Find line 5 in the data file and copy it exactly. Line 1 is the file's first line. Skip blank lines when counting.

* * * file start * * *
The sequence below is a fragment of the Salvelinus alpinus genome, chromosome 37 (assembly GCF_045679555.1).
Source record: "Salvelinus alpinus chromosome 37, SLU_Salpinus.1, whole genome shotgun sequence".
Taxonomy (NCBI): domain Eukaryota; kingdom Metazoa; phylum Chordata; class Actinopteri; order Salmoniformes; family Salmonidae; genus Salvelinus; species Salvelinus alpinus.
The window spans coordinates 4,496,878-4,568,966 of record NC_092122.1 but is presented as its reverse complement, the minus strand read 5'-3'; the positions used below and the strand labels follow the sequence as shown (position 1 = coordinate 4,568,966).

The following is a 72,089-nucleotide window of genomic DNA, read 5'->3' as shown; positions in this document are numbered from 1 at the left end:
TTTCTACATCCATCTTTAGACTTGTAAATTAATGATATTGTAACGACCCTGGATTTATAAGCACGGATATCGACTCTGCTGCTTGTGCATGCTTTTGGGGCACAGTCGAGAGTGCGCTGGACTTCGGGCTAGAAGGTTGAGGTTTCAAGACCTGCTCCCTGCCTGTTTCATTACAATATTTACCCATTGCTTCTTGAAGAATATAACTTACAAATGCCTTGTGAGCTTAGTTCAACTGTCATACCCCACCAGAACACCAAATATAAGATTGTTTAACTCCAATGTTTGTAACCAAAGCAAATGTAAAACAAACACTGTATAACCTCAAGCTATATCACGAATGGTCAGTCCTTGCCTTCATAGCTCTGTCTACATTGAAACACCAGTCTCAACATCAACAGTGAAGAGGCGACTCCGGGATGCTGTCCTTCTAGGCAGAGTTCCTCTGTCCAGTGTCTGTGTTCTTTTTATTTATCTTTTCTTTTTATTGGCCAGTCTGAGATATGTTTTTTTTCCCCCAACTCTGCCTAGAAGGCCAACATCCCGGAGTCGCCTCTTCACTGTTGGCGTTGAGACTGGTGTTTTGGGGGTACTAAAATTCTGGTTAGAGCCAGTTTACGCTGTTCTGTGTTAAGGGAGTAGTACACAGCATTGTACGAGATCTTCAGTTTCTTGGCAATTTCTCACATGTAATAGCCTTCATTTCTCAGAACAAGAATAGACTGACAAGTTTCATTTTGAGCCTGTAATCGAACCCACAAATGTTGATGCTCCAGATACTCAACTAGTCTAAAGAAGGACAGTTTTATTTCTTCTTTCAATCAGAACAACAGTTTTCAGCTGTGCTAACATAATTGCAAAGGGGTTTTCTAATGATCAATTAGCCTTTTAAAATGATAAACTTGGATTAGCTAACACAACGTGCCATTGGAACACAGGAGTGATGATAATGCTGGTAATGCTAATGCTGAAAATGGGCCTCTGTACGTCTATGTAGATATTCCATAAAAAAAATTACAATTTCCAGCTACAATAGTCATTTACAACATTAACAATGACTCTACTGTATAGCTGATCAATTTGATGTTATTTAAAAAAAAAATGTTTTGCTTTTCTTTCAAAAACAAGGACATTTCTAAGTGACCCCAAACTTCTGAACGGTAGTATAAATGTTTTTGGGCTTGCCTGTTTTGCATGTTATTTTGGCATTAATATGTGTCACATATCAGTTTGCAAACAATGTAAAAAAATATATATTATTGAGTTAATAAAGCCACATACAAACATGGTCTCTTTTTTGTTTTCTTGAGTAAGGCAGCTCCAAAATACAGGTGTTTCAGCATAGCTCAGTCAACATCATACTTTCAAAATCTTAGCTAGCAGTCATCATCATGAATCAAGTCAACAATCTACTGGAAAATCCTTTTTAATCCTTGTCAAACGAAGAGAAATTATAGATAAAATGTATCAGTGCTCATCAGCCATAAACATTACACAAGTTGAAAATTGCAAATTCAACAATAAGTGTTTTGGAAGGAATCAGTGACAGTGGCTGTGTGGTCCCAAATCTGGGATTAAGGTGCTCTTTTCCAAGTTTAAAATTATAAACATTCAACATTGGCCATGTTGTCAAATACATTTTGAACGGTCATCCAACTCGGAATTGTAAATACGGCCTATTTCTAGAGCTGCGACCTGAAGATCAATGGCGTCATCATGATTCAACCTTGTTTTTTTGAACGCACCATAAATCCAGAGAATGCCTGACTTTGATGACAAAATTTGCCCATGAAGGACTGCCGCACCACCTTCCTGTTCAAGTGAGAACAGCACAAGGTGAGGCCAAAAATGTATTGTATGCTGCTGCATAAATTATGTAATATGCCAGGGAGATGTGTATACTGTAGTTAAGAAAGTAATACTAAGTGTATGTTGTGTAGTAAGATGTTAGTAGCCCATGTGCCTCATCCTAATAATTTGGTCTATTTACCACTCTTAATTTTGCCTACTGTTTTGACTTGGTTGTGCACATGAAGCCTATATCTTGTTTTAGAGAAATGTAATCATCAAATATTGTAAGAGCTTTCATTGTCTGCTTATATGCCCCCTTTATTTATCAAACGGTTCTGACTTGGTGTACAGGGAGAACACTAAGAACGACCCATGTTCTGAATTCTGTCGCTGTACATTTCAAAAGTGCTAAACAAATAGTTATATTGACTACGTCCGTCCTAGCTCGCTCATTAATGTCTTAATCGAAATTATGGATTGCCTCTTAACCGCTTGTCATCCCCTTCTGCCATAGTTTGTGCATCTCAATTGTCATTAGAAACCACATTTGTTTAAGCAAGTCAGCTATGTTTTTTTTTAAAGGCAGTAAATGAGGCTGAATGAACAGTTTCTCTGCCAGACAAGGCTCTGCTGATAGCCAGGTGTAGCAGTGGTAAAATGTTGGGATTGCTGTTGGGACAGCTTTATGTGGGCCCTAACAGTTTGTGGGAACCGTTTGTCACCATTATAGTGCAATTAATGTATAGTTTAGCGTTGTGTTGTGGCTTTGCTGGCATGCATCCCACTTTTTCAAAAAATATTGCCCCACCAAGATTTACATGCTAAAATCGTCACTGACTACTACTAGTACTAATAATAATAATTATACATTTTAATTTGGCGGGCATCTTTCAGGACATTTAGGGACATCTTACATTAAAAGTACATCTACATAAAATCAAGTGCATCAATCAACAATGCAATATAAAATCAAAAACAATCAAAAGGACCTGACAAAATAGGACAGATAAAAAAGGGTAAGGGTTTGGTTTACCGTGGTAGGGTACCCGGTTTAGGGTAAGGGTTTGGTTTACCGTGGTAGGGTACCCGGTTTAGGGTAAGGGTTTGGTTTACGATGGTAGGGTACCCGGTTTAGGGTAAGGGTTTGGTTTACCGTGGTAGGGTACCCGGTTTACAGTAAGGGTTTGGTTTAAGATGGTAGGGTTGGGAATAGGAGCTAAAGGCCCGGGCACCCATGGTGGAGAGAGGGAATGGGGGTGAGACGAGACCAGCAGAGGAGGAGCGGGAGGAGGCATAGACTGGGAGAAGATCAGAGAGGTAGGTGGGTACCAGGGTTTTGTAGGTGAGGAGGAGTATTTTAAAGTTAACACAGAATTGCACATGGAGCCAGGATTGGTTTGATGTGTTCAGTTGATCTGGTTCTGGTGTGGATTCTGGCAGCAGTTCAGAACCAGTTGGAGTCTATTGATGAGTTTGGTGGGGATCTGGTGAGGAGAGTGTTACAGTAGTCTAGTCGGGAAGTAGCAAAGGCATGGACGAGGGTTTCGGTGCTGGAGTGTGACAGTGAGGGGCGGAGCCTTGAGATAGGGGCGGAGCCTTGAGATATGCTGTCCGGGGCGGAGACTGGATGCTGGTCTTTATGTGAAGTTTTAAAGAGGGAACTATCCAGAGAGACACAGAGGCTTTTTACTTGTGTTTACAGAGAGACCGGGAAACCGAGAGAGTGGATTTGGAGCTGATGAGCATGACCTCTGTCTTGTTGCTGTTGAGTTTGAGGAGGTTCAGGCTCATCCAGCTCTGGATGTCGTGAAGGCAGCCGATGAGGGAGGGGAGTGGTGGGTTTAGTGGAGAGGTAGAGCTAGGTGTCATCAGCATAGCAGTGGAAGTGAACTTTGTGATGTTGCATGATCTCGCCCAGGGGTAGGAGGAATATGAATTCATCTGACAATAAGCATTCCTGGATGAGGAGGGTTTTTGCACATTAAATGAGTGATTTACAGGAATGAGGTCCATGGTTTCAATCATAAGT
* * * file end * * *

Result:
The following is a 72,089-nucleotide window of genomic DNA, read 5'->3' as shown; positions in this document are numbered from 1 at the left end: